Natasha Heenan, ‘Silvia Federici, Caliban and the Witch‘, Progress in Political Economy:
In high school, like many young women, my friends and I developed a fascination with witches. Years before we knew what feminism was, a sense of foreboding had developed among us, about our place in the world and our power relative to adults and to our male peers. As ambitious teen girls wary of how we were perceived in the adult world, we sought solace in the idea that we could harness a secret and subversive power to change things. After school we concocted potions, conducted rituals and created secret languages. For a time we believed in magic.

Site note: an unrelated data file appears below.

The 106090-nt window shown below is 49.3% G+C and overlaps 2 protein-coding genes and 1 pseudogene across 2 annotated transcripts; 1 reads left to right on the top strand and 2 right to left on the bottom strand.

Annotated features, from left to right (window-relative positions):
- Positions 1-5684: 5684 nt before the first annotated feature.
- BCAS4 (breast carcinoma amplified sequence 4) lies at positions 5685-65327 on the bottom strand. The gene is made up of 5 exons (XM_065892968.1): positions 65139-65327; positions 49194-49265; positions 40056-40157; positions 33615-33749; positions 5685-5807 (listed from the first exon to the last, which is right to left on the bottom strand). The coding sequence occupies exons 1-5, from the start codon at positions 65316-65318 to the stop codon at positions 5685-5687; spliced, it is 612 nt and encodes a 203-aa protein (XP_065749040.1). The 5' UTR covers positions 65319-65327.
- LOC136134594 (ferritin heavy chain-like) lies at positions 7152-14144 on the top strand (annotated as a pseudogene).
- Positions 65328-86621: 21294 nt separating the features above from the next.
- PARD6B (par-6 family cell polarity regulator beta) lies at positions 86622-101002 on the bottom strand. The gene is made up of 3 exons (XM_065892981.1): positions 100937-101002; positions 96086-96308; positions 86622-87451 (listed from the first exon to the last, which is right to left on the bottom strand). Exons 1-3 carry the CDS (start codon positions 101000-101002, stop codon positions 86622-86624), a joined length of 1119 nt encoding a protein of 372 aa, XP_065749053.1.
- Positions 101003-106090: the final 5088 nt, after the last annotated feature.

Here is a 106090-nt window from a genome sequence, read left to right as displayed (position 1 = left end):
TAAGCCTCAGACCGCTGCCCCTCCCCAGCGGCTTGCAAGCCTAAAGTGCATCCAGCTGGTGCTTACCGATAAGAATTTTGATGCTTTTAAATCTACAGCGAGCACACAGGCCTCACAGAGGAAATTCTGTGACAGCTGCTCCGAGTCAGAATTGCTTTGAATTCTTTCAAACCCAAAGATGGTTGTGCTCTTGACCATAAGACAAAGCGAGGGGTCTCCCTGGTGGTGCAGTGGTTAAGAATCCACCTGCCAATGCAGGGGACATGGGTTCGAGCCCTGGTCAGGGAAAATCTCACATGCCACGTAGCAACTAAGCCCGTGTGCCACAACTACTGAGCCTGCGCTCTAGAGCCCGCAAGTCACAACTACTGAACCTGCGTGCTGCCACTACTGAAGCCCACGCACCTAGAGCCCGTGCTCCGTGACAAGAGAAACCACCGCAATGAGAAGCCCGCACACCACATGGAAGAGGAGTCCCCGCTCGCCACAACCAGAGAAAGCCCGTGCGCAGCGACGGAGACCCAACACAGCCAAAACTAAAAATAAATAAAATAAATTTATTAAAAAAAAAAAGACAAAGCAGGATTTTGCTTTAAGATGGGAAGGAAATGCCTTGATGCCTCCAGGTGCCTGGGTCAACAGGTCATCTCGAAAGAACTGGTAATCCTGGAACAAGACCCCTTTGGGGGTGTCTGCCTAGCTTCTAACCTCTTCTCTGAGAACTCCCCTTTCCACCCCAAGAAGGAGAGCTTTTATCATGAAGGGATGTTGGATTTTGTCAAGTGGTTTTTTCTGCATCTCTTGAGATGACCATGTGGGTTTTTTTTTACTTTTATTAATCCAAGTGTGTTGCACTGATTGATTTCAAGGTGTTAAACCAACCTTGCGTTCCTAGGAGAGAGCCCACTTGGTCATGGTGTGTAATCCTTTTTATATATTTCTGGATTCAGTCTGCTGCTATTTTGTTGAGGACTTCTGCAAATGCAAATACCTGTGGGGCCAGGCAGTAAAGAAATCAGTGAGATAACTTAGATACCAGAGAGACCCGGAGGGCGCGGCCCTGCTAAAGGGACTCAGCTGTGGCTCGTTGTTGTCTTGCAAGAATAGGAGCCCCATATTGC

Unknown to us, in her ground-breaking book, Caliban and The Witch, Silvia Federici argues that the witch hunts of the sixteenth- and seventeenth-centuries served to create and enforce a newly established role in society for women, who were consigned to unpaid reproductive labour to satisfy the needs of an ascendant capitalist order. Published in 2004 and based on a research project started in the 1970s with Italian feminist Leopoldina Fortunati, Federici draws upon an eclectic mix of historical sources, re-reading the transition to capitalism from a Marxist-feminist viewpoint. [continues here]